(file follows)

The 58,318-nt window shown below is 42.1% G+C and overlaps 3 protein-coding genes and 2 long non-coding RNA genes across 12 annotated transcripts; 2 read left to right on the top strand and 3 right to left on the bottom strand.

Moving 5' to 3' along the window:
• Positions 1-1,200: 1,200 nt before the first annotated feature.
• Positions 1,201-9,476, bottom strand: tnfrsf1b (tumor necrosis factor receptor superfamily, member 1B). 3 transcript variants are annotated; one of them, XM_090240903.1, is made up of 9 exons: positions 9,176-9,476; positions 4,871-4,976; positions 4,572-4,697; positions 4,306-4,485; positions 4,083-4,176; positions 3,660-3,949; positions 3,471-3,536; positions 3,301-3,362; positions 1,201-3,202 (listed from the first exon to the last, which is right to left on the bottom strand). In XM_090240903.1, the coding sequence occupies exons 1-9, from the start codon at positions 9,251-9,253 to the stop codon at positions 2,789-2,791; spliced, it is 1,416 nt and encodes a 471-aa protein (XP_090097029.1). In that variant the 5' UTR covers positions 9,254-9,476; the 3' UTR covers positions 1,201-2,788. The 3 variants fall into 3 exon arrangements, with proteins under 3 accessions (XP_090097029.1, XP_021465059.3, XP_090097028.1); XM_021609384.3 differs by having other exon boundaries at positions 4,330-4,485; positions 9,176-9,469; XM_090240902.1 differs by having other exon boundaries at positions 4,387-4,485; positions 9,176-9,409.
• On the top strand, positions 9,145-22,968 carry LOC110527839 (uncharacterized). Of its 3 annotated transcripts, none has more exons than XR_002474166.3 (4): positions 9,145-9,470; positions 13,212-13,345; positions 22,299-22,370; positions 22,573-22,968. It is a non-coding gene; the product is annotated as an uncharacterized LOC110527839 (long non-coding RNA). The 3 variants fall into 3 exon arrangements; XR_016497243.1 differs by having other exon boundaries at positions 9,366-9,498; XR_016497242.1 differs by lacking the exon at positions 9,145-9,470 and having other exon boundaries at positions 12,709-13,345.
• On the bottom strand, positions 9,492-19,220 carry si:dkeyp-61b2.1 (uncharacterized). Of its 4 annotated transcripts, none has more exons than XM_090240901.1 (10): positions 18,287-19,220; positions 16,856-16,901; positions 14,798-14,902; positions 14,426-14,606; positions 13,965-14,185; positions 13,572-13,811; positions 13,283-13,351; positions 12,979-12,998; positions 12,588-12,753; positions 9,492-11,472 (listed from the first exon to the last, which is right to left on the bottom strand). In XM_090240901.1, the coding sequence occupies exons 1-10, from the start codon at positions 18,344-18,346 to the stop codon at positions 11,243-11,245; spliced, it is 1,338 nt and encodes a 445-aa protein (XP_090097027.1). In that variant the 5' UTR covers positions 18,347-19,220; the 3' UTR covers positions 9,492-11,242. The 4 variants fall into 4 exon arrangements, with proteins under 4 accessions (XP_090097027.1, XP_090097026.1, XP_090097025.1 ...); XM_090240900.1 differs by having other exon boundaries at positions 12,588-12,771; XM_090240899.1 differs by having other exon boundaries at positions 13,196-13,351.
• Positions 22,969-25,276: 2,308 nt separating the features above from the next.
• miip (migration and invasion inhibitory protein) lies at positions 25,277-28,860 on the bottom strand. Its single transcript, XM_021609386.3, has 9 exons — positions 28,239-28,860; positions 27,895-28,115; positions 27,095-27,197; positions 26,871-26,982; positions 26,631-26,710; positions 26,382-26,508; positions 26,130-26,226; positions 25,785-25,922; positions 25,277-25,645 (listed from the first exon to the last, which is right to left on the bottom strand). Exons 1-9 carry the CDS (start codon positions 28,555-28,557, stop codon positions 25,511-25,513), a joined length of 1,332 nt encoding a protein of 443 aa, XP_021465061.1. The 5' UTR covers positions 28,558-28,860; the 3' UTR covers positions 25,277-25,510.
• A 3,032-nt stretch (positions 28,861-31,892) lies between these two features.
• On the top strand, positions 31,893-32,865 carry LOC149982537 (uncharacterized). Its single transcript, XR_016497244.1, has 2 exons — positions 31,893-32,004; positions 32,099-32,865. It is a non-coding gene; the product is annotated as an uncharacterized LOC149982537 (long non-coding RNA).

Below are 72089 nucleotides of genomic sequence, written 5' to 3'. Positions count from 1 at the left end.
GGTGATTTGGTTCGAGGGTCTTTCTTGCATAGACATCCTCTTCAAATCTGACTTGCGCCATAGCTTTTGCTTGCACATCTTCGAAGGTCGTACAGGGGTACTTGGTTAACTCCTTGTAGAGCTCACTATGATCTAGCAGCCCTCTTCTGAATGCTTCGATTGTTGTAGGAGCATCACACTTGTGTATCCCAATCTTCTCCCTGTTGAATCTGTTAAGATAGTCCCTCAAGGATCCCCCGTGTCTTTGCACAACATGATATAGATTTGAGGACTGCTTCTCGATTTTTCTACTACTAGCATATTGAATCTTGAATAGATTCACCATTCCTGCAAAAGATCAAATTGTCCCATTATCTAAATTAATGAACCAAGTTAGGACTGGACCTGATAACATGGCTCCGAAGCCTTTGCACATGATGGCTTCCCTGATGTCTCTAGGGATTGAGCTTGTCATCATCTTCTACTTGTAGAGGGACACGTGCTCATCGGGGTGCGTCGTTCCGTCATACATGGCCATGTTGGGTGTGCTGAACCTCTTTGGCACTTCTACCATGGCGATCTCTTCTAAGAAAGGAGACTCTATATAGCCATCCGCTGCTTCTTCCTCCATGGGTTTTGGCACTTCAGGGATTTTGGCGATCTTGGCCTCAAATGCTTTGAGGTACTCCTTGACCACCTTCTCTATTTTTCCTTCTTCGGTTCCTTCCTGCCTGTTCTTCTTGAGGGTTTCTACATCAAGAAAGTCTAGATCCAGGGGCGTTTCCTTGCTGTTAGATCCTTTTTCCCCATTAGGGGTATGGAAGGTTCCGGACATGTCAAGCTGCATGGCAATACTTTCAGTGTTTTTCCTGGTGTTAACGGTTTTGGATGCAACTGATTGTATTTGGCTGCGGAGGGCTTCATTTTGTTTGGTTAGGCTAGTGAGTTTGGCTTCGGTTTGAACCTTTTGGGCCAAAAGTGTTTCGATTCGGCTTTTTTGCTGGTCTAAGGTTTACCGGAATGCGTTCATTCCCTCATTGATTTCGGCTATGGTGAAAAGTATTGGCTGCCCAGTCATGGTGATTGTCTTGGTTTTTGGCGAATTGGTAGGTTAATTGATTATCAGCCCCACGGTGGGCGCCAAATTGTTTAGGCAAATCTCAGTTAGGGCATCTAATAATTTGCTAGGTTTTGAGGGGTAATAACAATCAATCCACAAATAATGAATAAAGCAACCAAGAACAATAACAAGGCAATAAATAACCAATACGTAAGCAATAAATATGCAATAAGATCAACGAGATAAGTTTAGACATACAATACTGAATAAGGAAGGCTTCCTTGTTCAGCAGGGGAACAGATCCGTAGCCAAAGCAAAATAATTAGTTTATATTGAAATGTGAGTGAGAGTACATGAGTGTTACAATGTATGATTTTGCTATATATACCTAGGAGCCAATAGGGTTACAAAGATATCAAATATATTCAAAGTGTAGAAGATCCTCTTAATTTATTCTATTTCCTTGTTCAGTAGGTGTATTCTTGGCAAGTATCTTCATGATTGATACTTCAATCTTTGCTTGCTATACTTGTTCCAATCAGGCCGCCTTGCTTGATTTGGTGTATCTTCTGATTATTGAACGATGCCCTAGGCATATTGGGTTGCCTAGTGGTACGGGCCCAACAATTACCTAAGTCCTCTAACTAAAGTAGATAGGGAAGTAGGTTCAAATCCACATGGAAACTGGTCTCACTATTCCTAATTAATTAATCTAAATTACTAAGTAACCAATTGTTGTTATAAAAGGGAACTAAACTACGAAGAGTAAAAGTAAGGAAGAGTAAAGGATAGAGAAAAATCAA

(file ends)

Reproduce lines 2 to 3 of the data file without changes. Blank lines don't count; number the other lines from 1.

Moving 5' to 3' along the window:
• Positions 1-1,200: 1,200 nt before the first annotated feature.